It’s a terrific movie, and would be so whether or not it was a backstory for a Batman character; the Batman references that weave in and out of the story are surprising and satisfying but not necessary. The movie could stand on its own as a film tracing the dark psychological journey of a man struggling to find happiness and acceptance while dealing with psychiatric issues stemming from a tortured childhood. It’s the sympathetic victimization of the Joker that troubles most fans and many critics, yet it’s what makes the character so fascinating. In his journal the Joker writes, “The worst part about having a mental illness is that people expect you to behave as if you don’t.” That’s probably true, and most of us are guilty of having had that expectation.
The film is set in 1970s Manhattan — er, I mean Gotham — when Times Square was home to derelicts, gangs, and XXX peepshows. A Guiliani-esque voice excoriating the filth and promising to clean it up is heard on the radio as the film opens. Little does he know the filth that is building up in one of his citizens.
When it does happen, the onscreen violence is shockingly quick and bloody, but not gruesome.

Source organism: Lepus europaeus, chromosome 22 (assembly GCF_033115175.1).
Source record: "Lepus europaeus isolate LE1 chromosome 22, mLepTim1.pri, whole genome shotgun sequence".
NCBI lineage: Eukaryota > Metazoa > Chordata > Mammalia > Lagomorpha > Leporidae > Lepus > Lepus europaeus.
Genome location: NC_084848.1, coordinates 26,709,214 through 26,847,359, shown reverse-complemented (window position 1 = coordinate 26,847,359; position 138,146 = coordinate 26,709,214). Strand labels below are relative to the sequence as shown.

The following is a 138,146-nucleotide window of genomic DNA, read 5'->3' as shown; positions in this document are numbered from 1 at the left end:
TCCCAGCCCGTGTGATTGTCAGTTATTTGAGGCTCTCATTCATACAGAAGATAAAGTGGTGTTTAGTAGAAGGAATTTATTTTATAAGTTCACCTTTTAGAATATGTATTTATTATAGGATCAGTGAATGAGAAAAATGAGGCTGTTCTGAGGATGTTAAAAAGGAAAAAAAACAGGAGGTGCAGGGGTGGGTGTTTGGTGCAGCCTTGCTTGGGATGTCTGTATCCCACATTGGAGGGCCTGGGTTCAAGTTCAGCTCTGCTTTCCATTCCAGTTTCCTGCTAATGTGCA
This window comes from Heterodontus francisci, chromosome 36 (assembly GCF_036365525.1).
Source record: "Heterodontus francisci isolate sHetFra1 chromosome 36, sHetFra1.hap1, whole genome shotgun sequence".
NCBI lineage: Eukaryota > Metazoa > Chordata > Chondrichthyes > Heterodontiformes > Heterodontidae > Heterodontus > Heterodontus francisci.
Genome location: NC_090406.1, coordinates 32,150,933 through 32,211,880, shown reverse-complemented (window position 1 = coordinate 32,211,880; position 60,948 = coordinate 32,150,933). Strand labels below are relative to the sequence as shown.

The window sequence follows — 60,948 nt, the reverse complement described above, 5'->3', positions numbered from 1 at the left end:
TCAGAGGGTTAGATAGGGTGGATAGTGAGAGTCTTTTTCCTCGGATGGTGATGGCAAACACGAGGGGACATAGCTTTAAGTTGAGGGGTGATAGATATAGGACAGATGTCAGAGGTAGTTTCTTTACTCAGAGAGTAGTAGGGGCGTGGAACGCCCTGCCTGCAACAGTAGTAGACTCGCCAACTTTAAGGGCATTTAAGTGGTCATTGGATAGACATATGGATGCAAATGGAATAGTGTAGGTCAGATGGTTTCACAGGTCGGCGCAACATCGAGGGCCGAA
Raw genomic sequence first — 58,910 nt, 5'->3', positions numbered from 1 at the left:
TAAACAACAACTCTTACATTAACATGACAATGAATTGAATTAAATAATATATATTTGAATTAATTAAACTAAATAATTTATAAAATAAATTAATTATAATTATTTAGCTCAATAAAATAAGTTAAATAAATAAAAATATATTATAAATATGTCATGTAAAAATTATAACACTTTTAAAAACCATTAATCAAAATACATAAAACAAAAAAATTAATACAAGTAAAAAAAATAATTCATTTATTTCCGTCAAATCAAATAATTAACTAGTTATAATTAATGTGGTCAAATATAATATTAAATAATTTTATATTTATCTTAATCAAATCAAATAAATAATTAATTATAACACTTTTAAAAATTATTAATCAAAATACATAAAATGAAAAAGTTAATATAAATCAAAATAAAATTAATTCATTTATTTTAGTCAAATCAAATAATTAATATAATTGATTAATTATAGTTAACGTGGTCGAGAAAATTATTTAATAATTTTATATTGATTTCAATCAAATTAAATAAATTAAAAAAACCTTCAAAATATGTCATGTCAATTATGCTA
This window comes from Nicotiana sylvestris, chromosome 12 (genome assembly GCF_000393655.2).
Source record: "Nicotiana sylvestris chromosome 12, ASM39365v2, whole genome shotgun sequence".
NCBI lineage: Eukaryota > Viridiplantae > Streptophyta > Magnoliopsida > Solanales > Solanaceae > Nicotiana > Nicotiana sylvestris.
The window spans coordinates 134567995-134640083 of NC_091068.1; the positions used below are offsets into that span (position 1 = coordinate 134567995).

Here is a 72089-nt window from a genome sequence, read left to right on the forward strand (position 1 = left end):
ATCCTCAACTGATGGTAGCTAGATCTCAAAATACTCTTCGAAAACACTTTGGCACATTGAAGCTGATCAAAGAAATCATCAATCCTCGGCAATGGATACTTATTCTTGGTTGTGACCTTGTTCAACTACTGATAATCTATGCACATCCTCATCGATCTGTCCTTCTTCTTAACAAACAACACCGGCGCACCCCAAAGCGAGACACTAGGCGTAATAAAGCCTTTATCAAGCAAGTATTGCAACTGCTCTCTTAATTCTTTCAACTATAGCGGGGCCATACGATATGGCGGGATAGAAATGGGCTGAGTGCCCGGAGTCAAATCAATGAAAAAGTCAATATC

Before becoming the Joker, Arthur Fleck (Joaquin Phoenix) is a wannabe comedian who works as a clown-for-hire, writes potential jokes in the journal his psychiatrist has prescribed as therapy, and lives with his mother, Penny Fleck (Frances Conroy) — dotes on her, really. He washes her hair while she’s taking a bath, smiles when she tells him to “put on a happy face,” and crawls into bed with her to watch “The Murray Franklin Show” –a program starring Robert De Niro and based not-so-loosely on “The Tonight Show with Johnny Carson.” The distinctive Ed McMahon chuckle of Murray’s sidekick on the couch is a subtle contrast to Arthur’s uncontrollable stress-induced laughter, a malady akin to Tourette’s Syndrome. In a later scene he curls up beside his mother’s pillow à la “A Rose for Emily” (a scene also alluded to in the Psycho trailer). Something is not quite right in the Fleck home. The Psycho connection I noted before seeing the movie turns out to be fairly apt, and not just for the marketing scheme. A bit of Marnie enters into this story as well.